Despite his research, McKenzie did gamble on crypto—he shorted tokens on a specific, and incorrect, timeline. He doesn’t disclose how much he lost, but it was an amount that “provokes an uncomfortable conversation with your spouse.” He’s hardly the only savvy individual in history to fall for a risky pitch; our brains make it painfully easy to get scammed, another reason why solutions that rely entirely on computer code don’t work. “The human mind is riddled with upcode that causes us to make biased predictions and irrational choices,” Shapiro writes. Take the “representativeness heuristic,” which leads us to judge something by how much it resembles an existing mental image—even if that may lead us to overlook crucial information. If an animal looks like a duck and quacks like a duck, the representativeness heuristic tells us it can swim. Phishing scams rely on this rush to pattern matching. For example, Fancy Bear, the titular Russian hacking group of Shapiro’s book, used a visually and tonally convincing message to attempt to hack into Hillary Clinton campaign staffers’ email accounts in 2016. It worked.
Also coming into play for scams, fraud, and hacks are the “availability heuristic,” which leads us to remember sensational events regardless of their frequency, and the “affect heuristic,” which leads us to emphasize our feelings about a decision over the facts, inflating “our expectations about outcomes we like”—such as winning a huge payout on a gamble. When Hundreds was concerned about whether NFTs were a good investment, he reached out to a friend whose belief was steadfast and found himself calmed. “It was that sense of conviction that separated the losers from the winners,” he writes, even when the facts might have supported stepping back.
The marketing pitch of communal faith and reward, the enticement to join a winning team, feeds a human social instinct—especially as more offline modes of connection are faltering. It’s telling that after the SEC brought charges against Coinbase, the company responded by issuing a pro-crypto NFT, imploring its community to offer support for the struggling industry by minting it. (Coinbase and the minting platform Zora promise to donate the mint fees they’ll receive from consumers to pro-crypto advocacy.) The crypto industry rose to power on this kind of faith-based relationship, and it continues to appeal to some: more than 135,000 of the Coinbase tokens have been minted since the SEC suit was announced. Beyond money, “we’re just as motivated by identity and community (or its upside-down cousin, tribalism),” writes Hundreds, “and the most fervent contemporary movements and trends masterfully meld them all together. The only thing that feels as good as getting rich is doing so by rallying around an impassioned cause with a band of like-minded friends.”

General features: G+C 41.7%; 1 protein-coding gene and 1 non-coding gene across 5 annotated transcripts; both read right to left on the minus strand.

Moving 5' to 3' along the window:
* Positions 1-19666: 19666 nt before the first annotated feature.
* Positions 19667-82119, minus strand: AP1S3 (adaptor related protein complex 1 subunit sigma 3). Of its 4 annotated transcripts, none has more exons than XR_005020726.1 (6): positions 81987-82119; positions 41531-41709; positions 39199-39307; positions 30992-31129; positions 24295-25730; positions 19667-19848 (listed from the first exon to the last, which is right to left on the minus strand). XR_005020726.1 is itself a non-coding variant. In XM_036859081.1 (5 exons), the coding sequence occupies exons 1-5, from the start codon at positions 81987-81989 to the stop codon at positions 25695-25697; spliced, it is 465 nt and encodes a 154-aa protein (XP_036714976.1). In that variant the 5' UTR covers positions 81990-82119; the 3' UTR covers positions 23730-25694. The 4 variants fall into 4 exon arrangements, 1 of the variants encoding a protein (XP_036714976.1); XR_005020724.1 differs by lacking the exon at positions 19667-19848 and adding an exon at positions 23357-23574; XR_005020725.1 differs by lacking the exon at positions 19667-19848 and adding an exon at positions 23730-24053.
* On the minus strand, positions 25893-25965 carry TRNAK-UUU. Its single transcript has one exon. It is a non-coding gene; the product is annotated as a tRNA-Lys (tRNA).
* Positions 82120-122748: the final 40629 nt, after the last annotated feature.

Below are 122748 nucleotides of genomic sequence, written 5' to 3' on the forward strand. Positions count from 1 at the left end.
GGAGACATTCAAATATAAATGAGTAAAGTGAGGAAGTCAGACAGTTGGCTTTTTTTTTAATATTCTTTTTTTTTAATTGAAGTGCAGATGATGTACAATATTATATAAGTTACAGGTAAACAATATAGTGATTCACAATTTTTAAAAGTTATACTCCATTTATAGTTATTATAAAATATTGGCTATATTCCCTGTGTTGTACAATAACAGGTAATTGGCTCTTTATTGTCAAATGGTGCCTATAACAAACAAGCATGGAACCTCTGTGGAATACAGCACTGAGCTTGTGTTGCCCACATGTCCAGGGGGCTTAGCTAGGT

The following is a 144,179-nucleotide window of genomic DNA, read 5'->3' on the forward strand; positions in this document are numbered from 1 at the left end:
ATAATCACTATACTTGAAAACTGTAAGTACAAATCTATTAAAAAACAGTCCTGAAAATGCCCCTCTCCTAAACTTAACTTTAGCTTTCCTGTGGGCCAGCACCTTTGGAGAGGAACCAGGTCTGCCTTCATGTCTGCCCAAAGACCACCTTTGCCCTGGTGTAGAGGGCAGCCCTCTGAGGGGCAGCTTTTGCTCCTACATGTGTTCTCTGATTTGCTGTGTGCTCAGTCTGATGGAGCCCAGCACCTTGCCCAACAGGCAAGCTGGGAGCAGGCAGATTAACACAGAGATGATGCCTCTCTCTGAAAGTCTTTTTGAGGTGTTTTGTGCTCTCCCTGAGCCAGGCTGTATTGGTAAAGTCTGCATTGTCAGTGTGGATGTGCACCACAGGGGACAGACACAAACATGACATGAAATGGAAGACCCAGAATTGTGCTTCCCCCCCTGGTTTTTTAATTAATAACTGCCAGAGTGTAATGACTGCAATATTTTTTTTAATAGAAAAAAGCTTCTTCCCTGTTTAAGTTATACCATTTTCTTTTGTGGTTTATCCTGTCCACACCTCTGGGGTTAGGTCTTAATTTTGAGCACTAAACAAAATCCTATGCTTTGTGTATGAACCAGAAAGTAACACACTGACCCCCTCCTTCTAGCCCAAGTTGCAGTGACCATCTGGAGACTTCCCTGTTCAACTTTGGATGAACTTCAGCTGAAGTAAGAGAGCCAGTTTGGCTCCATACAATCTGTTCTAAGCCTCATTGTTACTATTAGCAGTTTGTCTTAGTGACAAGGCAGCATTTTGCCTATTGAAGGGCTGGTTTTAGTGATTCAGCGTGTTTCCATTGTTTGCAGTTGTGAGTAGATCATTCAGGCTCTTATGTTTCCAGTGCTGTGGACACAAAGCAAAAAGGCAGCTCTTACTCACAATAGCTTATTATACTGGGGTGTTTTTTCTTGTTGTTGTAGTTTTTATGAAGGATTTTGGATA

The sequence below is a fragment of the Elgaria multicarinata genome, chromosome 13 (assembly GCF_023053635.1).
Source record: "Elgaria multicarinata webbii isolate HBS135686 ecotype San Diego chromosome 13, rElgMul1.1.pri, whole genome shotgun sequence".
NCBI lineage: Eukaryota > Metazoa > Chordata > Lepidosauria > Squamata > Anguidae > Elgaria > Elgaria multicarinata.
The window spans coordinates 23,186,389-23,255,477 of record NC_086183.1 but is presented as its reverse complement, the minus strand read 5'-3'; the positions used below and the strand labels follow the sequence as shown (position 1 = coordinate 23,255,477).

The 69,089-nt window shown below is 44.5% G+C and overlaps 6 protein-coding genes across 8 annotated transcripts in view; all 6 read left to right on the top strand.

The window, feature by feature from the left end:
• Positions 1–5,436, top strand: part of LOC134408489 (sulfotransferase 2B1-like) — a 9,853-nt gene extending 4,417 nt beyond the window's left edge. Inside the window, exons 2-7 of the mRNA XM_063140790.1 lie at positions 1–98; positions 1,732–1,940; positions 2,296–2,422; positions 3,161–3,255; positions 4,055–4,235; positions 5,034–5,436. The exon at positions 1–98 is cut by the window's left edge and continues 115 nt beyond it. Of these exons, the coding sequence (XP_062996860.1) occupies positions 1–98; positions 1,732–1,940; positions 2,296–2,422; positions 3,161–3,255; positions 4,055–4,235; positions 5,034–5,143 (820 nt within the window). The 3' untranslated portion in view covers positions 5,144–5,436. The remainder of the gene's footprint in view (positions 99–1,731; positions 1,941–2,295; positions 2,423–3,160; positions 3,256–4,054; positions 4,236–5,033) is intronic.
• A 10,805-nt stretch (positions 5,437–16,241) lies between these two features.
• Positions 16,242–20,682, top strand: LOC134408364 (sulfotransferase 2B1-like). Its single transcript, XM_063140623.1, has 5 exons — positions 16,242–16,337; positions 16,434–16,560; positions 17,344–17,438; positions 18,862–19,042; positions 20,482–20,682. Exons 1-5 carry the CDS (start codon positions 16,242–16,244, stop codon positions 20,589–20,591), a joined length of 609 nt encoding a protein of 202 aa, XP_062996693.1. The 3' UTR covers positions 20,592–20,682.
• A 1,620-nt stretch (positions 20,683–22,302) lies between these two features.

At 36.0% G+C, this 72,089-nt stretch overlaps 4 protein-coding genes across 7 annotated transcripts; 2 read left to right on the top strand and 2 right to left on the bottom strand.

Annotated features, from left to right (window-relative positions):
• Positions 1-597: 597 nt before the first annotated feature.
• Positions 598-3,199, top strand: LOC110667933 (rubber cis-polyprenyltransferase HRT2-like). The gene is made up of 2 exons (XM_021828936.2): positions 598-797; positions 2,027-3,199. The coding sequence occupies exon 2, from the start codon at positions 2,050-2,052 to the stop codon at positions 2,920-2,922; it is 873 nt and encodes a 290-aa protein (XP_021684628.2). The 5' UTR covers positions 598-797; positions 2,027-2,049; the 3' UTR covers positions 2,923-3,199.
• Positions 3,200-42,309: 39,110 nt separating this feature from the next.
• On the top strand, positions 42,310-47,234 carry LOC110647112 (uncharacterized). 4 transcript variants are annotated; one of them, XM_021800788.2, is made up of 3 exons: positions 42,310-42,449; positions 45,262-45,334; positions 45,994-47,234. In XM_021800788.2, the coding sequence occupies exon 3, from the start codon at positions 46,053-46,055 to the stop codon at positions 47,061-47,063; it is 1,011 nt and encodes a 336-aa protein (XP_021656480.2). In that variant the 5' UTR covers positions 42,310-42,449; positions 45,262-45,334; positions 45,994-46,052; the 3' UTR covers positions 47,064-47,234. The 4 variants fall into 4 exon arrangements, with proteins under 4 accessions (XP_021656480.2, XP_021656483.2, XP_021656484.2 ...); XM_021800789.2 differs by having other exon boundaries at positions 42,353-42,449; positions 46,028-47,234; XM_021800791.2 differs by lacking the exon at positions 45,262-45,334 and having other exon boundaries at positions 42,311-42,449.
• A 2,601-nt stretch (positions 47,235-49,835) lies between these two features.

Technological innovation does not change our fundamental behavior as humans, but technology has brought speed and spread to the gambling table. A single perpetrator can reach more victims faster now that the global world is connected. The risks are higher now, as clearly demonstrated by the headline-exploding results of the 2016 Clinton email hack, the billions lost by investors in the volatile crypto industry, and billions more lost through crypto hacks and scams. Shapiro argues that the efforts of the antivirus and antihacking industry to code guardrails into our online systems have failed. Fraud goes on. Instead, we must reexamine the upcode that has fostered and supported online crimes: “our settled moral and political convictions on what we owe one another and how we should respect security and privacy.” For Shapiro, effectively addressing online fraud, hacks, and scams requires political, economic, and social shifts such as creating incentives for businesses to protect customers and penalties for data breaches, supporting potential hackers in finding community outside of crime, and developing government and legal policies to prevent illicit payment through mechanisms like cryptocurrencies.
Shapiro admits that shifting upcode this way will likely take generations, but the work has already started. The SEC’s recent moves against crypto exchanges are promising steps, as are the FTC’s public warnings against scammy AI claims and generative AI fraud. Growing public awareness about the importance of data privacy and security will help too. But while some humans are working on evolving our social systems, others will continue to hunt online for other people’s money. In our lifetimes, fraud, hacks, and scams will likely always find a home on the internet. But being aware of the upcode all around us may help us find safer paths through the online jungle.
Rebecca Ackermann is a writer and artist in San Francisco.